An entrepreneurially minded individual might decide that rather than operate a private school under these regulations, it would be preferable to organize homeschooled students and hire a tutor to support their instruction in a learning pod. Because homeschools typically operate free of states’ private-school rules, making use of a state’s homeschooling policies can be a promising option in certain states.
However, NYSED would classify such an arrangement as a private school:
Parents providing home instruction to their children may arrange to have their children instructed in a group situation for particular subjects but not for a majority of the home instruction program. Where groups of parents organize to provide group instruction by a tutor for a majority of the instructional program, they are operating a nonpublic school and are no longer providing home instruction. 
A parent or a group of parents wanting to form a microschool or learning pod via homeschooling, therefore, must either provide for instruction without hiring a teacher or be scrupulously careful to hire a teacher for less than half of the instructional program.
Failure to provide the necessary paperwork—or the failure of the district office to process or approve that paperwork—can and has resulted in reporting to the Office of Child and Family Services for truancy or neglect. At least one such case has made it to the New York State Supreme Court for adjudication.
As with private school regulations, some of the most restrictive policies for homeschooling in the country are in New York State. And while the regulations understandably intend to prevent bad actors or unprepared parents from neglecting their children’s education, they make innovation harder. The flexibility, spontaneity, and small-learning environments that many parents value—especially during the ongoing pandemic—can be thwarted by such rules.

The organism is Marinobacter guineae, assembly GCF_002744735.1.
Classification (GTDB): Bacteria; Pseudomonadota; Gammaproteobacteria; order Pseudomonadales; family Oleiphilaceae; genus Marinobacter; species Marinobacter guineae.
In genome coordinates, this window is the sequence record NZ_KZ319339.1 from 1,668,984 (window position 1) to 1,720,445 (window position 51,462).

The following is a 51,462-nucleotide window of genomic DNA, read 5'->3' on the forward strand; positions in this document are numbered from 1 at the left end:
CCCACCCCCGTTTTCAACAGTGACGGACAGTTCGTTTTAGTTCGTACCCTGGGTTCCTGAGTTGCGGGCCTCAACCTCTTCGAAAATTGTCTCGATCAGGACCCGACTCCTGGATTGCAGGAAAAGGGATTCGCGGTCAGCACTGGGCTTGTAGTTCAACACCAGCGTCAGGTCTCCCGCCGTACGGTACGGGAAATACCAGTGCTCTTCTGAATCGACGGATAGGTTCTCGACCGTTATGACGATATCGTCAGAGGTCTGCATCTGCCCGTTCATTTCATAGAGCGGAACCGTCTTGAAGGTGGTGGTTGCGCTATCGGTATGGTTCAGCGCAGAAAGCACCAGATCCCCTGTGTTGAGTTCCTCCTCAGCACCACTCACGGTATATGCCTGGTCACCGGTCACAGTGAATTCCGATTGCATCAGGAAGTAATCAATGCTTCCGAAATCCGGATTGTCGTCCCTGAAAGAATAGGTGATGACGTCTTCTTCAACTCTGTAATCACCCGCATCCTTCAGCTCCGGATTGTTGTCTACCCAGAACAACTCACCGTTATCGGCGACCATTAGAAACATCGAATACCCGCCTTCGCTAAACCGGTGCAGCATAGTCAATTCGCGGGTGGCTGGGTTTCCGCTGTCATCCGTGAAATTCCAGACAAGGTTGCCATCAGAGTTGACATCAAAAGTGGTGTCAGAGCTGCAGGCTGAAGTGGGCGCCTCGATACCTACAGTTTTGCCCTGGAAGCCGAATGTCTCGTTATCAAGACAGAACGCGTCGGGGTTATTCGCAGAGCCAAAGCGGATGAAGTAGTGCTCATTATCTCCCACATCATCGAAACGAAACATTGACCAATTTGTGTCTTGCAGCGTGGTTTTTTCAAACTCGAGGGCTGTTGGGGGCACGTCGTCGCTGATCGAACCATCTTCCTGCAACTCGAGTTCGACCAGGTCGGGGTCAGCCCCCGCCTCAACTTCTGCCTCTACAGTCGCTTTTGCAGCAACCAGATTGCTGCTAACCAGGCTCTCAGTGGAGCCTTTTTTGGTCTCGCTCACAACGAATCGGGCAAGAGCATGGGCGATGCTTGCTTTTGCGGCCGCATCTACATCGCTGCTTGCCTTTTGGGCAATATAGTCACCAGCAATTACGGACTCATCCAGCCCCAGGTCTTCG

Even then, homeschooling in New York comes with significant requirements. Parents who wish to homeschool their child must submit an “Individualized Home Instruction Plan.” The plan must include:
[A] list of the syllabi, curriculum materials, textbooks or plan of instruction to be used in each of the required subjects; the dates for submission to the school district of the parents’ quarterly reports; the names of the individuals providing instruction; and a statement that the child will be meeting the compulsory educational requirements of Education Law … through full-time study at a degree-granting institution. 
To stay in compliance, parents must ensure that courses cover required subjects and that instruction takes place over the “substantial equivalent” of 180 days per year. Instructional time must be documented via quarterly reports, including a description of the material covered, a narrative of the child’s progress, and an explanation if progress is significantly off-target from what the family laid out in the initial plan. Students who are homeschooled must take a nationally norm-referenced assessment, but students in some grade levels can instead submit a narrative report written by a teacher, panel, or other person identified by the parent and consented to by the local district superintendent. If the “alternative evaluation method” does not comply with state requirements, the home instruction program is placed on probation and the parent must submit a remediation plan. 
Failure to provide the necessary paperwork—or the failure of the district office to process or approve that paperwork—can and has resulted in reporting to the Office of Child and Family Services for truancy or neglect.  At least one such case has made it to the New York State Supreme Court for adjudication. 
As with private school regulations, some of the most restrictive policies for homeschooling in the country are in New York State.  And while the regulations understandably intend to prevent bad actors or unprepared parents from neglecting their children’s education, they make innovation harder. The flexibility, spontaneity, and small-learning environments that many parents value—especially during the ongoing pandemic—can be thwarted by such rules.
The potential for microschools and learning pods to flourish in New York City is limited by a highly regulated homeschool and private school environment and the absence of a private school choice program. For those families eager to return to “normal,” saying good-bye to their microschool or learning pod may signal the welcome end to the Covid-19 era. But for those who continue to want these small learning communities—as well as for those who would like to try them—significant state-level policy reform must be a priority in the months and years ahead.
Photo by Halfpoint/iStock